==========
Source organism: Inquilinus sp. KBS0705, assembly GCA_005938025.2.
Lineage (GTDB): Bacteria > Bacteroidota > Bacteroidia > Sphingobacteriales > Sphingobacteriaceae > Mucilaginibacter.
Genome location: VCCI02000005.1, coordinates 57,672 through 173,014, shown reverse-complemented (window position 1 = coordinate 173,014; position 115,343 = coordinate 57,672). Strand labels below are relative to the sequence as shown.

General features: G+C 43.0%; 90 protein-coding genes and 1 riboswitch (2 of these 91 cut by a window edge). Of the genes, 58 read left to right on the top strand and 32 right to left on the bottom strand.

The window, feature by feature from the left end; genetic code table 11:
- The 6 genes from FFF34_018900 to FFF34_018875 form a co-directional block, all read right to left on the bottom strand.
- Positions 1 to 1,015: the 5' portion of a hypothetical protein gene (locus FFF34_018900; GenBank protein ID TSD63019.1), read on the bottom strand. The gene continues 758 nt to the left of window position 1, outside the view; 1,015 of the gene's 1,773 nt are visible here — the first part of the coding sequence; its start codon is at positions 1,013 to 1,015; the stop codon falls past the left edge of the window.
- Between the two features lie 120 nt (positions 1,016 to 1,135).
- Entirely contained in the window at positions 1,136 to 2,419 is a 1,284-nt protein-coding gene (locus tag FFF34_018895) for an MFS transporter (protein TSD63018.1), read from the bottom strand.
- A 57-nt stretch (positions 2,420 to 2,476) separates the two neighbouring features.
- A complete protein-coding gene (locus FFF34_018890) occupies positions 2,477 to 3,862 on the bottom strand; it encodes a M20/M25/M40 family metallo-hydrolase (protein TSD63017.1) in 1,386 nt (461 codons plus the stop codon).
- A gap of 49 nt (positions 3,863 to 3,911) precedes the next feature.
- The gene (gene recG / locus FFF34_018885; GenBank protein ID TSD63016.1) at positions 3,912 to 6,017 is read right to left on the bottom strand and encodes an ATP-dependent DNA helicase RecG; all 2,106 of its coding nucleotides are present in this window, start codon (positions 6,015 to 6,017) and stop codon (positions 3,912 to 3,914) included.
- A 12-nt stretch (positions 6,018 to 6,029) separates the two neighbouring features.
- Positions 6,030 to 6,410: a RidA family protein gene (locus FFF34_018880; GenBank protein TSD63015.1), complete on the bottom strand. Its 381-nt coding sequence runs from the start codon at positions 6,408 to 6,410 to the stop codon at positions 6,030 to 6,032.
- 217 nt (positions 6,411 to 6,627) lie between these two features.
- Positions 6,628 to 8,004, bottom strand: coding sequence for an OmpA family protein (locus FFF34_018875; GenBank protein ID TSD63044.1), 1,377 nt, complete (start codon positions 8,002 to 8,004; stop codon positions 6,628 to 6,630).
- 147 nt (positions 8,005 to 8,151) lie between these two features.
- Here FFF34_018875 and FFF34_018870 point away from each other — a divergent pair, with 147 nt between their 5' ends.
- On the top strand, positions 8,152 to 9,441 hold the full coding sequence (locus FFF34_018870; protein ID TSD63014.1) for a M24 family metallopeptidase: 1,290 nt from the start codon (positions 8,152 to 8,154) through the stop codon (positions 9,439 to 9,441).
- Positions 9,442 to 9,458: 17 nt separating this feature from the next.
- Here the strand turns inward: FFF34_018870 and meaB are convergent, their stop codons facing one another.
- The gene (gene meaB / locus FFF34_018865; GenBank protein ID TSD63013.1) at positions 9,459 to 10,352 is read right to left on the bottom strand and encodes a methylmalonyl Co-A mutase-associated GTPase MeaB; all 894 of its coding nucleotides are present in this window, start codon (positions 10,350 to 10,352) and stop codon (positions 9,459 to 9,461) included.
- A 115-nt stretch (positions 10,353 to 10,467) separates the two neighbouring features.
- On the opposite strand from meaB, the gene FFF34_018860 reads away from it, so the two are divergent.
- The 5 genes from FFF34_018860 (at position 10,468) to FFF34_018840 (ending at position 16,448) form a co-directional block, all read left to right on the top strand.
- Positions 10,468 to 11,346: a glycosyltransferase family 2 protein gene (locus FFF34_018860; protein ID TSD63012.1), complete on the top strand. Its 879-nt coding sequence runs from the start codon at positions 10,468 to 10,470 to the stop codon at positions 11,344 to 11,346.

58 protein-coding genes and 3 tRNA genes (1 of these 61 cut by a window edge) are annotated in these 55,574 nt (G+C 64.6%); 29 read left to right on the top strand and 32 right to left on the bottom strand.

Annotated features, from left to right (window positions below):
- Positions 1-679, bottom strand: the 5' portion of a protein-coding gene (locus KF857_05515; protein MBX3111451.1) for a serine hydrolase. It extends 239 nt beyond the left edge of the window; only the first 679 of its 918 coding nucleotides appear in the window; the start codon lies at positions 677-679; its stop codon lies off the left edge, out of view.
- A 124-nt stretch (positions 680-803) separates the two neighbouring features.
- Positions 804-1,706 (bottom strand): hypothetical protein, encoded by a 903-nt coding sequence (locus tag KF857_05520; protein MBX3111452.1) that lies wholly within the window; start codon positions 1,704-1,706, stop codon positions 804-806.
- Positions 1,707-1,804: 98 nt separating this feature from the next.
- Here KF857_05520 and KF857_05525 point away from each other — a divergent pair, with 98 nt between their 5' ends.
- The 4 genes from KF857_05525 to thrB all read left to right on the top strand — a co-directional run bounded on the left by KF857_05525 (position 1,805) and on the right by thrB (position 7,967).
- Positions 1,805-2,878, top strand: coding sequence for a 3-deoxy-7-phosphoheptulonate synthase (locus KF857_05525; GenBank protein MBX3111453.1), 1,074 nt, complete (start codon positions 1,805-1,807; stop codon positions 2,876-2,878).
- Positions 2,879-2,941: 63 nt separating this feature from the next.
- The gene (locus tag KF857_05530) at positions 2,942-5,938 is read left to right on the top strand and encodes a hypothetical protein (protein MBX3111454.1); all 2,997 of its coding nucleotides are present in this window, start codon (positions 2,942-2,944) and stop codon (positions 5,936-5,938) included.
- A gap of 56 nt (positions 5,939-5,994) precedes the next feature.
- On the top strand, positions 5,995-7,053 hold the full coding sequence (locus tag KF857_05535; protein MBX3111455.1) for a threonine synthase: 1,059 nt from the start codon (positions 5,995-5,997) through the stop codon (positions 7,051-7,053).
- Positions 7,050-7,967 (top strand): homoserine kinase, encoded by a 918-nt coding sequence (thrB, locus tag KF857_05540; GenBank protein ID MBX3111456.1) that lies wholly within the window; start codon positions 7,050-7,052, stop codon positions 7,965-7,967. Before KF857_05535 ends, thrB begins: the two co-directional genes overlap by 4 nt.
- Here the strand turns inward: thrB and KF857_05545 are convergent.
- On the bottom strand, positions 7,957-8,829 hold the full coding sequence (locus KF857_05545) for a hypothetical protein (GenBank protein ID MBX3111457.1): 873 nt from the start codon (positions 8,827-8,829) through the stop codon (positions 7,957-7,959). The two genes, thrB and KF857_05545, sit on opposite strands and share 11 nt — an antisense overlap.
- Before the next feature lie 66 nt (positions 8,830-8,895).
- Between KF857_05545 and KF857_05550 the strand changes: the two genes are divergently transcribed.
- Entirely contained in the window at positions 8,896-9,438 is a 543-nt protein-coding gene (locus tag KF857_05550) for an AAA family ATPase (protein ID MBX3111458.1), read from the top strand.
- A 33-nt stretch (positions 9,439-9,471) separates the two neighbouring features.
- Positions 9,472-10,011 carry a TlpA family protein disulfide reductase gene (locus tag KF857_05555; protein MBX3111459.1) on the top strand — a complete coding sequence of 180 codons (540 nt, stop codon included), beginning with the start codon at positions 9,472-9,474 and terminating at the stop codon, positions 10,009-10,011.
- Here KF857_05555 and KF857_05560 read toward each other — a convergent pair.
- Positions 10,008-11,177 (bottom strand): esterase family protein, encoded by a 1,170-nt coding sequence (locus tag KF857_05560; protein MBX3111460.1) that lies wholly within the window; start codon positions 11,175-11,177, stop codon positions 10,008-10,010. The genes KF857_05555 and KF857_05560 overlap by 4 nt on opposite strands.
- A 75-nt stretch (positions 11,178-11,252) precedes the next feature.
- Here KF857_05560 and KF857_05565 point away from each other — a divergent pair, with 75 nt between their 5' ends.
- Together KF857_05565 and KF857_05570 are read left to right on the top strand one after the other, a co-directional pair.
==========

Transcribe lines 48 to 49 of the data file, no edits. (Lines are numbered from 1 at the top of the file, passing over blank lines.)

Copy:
- Positions 9,472-10,011 carry a TlpA family protein disulfide reductase gene (locus tag KF857_05555; protein MBX3111459.1) on the top strand — a complete coding sequence of 180 codons (540 nt, stop codon included), beginning with the start codon at positions 9,472-9,474 and terminating at the stop codon, positions 10,009-10,011.
- Here KF857_05555 and KF857_05560 read toward each other — a convergent pair.